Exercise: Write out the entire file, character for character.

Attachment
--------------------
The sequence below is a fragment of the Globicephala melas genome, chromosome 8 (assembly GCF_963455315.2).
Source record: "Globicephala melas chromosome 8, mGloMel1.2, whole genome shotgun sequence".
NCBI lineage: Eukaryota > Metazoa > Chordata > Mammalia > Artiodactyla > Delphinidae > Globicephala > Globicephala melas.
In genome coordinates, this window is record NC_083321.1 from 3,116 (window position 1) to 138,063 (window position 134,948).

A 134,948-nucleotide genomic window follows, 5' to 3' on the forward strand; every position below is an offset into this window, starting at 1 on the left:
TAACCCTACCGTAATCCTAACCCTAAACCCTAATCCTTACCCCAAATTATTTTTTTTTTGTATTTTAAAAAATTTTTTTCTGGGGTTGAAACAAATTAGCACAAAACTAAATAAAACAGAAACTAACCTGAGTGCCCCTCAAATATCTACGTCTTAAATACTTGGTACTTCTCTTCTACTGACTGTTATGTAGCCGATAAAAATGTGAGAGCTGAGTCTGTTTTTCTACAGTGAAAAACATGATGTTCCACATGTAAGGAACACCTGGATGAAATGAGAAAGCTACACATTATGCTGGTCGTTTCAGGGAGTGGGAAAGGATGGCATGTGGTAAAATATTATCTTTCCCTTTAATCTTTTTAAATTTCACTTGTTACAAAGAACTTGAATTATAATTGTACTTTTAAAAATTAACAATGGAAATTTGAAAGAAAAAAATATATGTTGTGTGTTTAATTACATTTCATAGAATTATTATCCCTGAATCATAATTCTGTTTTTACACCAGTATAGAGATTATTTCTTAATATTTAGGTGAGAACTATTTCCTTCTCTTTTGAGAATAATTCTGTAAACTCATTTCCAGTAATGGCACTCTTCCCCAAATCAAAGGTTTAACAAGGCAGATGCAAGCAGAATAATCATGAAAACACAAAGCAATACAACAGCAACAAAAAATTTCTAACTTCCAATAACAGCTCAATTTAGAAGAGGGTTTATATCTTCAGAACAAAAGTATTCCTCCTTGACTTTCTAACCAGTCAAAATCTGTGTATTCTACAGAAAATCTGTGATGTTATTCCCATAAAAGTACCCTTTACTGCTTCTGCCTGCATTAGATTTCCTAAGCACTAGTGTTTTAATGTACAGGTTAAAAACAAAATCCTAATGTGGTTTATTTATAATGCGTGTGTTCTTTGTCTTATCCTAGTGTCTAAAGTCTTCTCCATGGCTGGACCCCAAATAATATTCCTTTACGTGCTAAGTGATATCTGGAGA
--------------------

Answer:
The sequence below is a fragment of the Globicephala melas genome, chromosome 8 (assembly GCF_963455315.2).
Source record: "Globicephala melas chromosome 8, mGloMel1.2, whole genome shotgun sequence".
NCBI lineage: Eukaryota > Metazoa > Chordata > Mammalia > Artiodactyla > Delphinidae > Globicephala > Globicephala melas.
In genome coordinates, this window is record NC_083321.1 from 3,116 (window position 1) to 138,063 (window position 134,948).

A 134,948-nucleotide genomic window follows, 5' to 3' on the forward strand; every position below is an offset into this window, starting at 1 on the left:
TAACCCTACCGTAATCCTAACCCTAAACCCTAATCCTTACCCCAAATTATTTTTTTTTTGTATTTTAAAAAATTTTTTTCTGGGGTTGAAACAAATTAGCACAAAACTAAATAAAACAGAAACTAACCTGAGTGCCCCTCAAATATCTACGTCTTAAATACTTGGTACTTCTCTTCTACTGACTGTTATGTAGCCGATAAAAATGTGAGAGCTGAGTCTGTTTTTCTACAGTGAAAAACATGATGTTCCACATGTAAGGAACACCTGGATGAAATGAGAAAGCTACACATTATGCTGGTCGTTTCAGGGAGTGGGAAAGGATGGCATGTGGTAAAATATTATCTTTCCCTTTAATCTTTTTAAATTTCACTTGTTACAAAGAACTTGAATTATAATTGTACTTTTAAAAATTAACAATGGAAATTTGAAAGAAAAAAATATATGTTGTGTGTTTAATTACATTTCATAGAATTATTATCCCTGAATCATAATTCTGTTTTTACACCAGTATAGAGATTATTTCTTAATATTTAGGTGAGAACTATTTCCTTCTCTTTTGAGAATAATTCTGTAAACTCATTTCCAGTAATGGCACTCTTCCCCAAATCAAAGGTTTAACAAGGCAGATGCAAGCAGAATAATCATGAAAACACAAAGCAATACAACAGCAACAAAAAATTTCTAACTTCCAATAACAGCTCAATTTAGAAGAGGGTTTATATCTTCAGAACAAAAGTATTCCTCCTTGACTTTCTAACCAGTCAAAATCTGTGTATTCTACAGAAAATCTGTGATGTTATTCCCATAAAAGTACCCTTTACTGCTTCTGCCTGCATTAGATTTCCTAAGCACTAGTGTTTTAATGTACAGGTTAAAAACAAAATCCTAATGTGGTTTATTTATAATGCGTGTGTTCTTTGTCTTATCCTAGTGTCTAAAGTCTTCTCCATGGCTGGACCCCAAATAATATTCCTTTACGTGCTAAGTGATATCTGGAGA